Now you might be thinking that this doesn’t sound very much like an adventure module; however, the great thing (in my mind) about this campaign is that each of the following five books not only advanced the rules but also the metaplot running behind the game line, covering the fall and rise of Orpheus and leading up to secrets threatening the lands of the living and the dead. As a huge fan of the oWoD Wraith: the Oblivion setting, from which Orpheus draws a large amount of its metaplot and game flavour (although knowledge of the Wraith setting is not obligatory or necessary to enjoy the game) I thoroughly enjoyed the concept behind the gameline. Many times during the book it makes references to using a movie model as inspiration, although to me it feels more like a good TV series, with each book ending in some sort of cliffhanger; I remember waiting as the books were originally released to find out what was going to happen next in the storyline.
If you’re interested in a the Orpheus setting which combines, in my mind, the best elements of the World of Darkness, Wraith, ghost stories and the Ghostbusters film then the pdf and POD versions are available from DriveThru RPG:

Professions in FATE?

A comment from Marcus Morrisey in response to my previous post about specialised skills started me thinking about professions and how they could be used in FATE or FAE.

I’m currently playing in a short Hunter: the Vigil nWoD that features Professional Training as a merit (and this has been adopted into the core nWoD rules as of the God Machine Chronicles revised rules being published); in nWoD Professional Training is a 1 to 5 point merit that you purchase at character creation, each dot gives you certain benefits related to the profession, including:
  • Appropriate contacts & allies.
  • Experience point breaks on skills related to the profession.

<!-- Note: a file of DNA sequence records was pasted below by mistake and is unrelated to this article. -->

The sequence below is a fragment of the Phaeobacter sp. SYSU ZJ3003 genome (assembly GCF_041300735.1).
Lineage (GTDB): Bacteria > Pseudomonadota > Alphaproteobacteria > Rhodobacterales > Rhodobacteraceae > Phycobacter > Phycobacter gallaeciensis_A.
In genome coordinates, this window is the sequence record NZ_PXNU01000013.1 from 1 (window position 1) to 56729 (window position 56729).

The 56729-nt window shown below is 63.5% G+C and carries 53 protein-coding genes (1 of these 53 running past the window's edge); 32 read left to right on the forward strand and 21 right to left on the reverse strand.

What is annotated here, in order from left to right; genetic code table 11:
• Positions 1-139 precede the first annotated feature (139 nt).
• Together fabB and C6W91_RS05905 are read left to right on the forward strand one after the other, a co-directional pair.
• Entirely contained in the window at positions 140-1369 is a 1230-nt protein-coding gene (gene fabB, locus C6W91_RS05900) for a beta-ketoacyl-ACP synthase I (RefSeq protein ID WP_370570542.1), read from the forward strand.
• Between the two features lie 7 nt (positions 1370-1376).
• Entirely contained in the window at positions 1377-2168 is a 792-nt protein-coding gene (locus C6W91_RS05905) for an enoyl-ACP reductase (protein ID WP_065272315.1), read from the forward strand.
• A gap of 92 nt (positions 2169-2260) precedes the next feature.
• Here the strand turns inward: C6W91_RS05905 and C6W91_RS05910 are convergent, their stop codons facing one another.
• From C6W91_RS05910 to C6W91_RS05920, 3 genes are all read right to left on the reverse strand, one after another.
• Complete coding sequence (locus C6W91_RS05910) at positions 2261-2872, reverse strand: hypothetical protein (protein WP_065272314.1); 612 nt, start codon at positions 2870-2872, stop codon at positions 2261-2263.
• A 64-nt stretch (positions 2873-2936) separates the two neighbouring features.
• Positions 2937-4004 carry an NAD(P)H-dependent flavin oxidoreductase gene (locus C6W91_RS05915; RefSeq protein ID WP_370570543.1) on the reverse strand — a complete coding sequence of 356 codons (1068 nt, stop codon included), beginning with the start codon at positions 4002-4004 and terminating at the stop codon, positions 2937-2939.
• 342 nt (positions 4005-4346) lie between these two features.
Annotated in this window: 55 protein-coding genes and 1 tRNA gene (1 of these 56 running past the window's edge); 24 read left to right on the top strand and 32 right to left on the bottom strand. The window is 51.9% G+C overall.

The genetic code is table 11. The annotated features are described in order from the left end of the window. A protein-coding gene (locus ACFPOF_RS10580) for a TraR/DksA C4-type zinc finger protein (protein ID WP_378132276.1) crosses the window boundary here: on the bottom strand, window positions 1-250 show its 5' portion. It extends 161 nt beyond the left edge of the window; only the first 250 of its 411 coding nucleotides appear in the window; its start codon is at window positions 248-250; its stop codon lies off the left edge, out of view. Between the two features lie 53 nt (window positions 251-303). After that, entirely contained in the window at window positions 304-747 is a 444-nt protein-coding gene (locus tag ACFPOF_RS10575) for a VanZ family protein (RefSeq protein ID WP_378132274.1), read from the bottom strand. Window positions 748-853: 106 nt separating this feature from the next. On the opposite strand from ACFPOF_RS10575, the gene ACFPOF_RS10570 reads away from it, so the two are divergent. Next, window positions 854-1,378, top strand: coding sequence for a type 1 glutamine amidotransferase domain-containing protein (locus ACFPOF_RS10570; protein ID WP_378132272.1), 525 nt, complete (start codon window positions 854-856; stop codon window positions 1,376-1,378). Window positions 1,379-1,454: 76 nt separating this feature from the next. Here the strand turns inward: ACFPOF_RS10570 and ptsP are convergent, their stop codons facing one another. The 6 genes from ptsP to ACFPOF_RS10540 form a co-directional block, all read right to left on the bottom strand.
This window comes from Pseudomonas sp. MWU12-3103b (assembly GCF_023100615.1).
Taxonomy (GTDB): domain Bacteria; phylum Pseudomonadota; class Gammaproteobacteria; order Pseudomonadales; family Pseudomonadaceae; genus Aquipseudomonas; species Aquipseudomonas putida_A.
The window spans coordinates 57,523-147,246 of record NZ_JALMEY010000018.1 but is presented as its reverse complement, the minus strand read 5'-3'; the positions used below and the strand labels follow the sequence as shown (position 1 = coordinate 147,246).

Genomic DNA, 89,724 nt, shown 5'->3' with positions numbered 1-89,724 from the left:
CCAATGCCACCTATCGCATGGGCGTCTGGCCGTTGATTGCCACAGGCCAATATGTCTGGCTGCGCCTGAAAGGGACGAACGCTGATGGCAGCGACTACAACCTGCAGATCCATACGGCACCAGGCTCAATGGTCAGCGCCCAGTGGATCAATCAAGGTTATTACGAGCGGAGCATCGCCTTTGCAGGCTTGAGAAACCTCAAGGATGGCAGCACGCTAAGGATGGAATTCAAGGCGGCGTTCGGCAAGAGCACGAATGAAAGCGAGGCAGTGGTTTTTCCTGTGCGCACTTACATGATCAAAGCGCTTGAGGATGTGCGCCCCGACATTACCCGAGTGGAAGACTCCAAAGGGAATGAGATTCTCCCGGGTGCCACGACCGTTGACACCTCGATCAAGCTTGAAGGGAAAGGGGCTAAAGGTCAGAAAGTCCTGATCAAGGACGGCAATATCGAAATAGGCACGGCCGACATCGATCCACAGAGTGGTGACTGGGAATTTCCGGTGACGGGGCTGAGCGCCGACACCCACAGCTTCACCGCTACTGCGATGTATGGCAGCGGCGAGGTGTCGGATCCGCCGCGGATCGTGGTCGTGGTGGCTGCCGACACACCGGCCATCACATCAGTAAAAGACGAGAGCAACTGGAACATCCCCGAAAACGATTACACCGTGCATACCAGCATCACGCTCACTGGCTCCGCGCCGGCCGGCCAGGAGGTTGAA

• Additional specialist skills.
I think that the profession merit could be utilised in FATE and FAE in a number of different ways; a few of them are suggested below; please note these are only suggestions and there are no doubt umpteen more ways that Professions could feature.
Professions as Aspects

This is the most obvious way of using a profession and i’m sure that many characters in FATE and FAE already have High Concepts and/or other Aspects that feature their professions, allowing you to invoke them when appropriate and gain either a +2 bonus or re-roll something when the roll is applicable to your profession.
Professions are reflected this way currently in both the Rogue Trader and God Machine games that I am running.

Professions as Approaches/Skills

Professions could also be represented by a Skill or Approach and could be given a rating/level like any other Skill or Approach; whilst I think this would be fine for FAE (since most of the approaches are quite broad) i’m not sure how well it would work for FATE core and it may lead to a situation where a player is constantly just rolling the same score since they utilise the Profession Skill/Approach for everything.

Professions as Stunts

Professions could also be represented as a Stunt, perhaps adding +1 to rolls and challenges that fall within the purview of the profession; this is a fairly broad scope for a Stunt, however, if each player was allowed to take a Profession Stunt then I don’t see that it would be particularly unbalancing.